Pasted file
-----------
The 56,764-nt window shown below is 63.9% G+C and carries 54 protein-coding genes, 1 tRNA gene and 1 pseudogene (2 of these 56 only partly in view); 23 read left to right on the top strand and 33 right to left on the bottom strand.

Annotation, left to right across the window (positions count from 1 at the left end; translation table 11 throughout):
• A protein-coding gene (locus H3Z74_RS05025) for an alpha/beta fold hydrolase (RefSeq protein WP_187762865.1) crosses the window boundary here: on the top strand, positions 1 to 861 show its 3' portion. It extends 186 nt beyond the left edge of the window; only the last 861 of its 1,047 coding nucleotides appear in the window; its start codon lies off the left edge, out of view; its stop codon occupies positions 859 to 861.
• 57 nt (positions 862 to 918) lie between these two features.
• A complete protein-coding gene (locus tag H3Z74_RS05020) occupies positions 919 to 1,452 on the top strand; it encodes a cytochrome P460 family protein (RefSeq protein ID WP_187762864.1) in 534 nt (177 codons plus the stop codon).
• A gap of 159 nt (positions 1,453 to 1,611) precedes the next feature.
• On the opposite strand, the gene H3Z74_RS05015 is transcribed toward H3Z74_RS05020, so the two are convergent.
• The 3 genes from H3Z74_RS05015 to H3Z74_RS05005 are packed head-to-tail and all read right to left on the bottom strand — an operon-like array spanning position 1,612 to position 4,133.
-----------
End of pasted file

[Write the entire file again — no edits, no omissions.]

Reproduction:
The 56,764-nt window shown below is 63.9% G+C and carries 54 protein-coding genes, 1 tRNA gene and 1 pseudogene (2 of these 56 only partly in view); 23 read left to right on the top strand and 33 right to left on the bottom strand.

Annotation, left to right across the window (positions count from 1 at the left end; translation table 11 throughout):
• A protein-coding gene (locus H3Z74_RS05025) for an alpha/beta fold hydrolase (RefSeq protein WP_187762865.1) crosses the window boundary here: on the top strand, positions 1 to 861 show its 3' portion. It extends 186 nt beyond the left edge of the window; only the last 861 of its 1,047 coding nucleotides appear in the window; its start codon lies off the left edge, out of view; its stop codon occupies positions 859 to 861.
• 57 nt (positions 862 to 918) lie between these two features.
• A complete protein-coding gene (locus tag H3Z74_RS05020) occupies positions 919 to 1,452 on the top strand; it encodes a cytochrome P460 family protein (RefSeq protein ID WP_187762864.1) in 534 nt (177 codons plus the stop codon).
• A gap of 159 nt (positions 1,453 to 1,611) precedes the next feature.
• On the opposite strand, the gene H3Z74_RS05015 is transcribed toward H3Z74_RS05020, so the two are convergent.
• The 3 genes from H3Z74_RS05015 to H3Z74_RS05005 are packed head-to-tail and all read right to left on the bottom strand — an operon-like array spanning position 1,612 to position 4,133.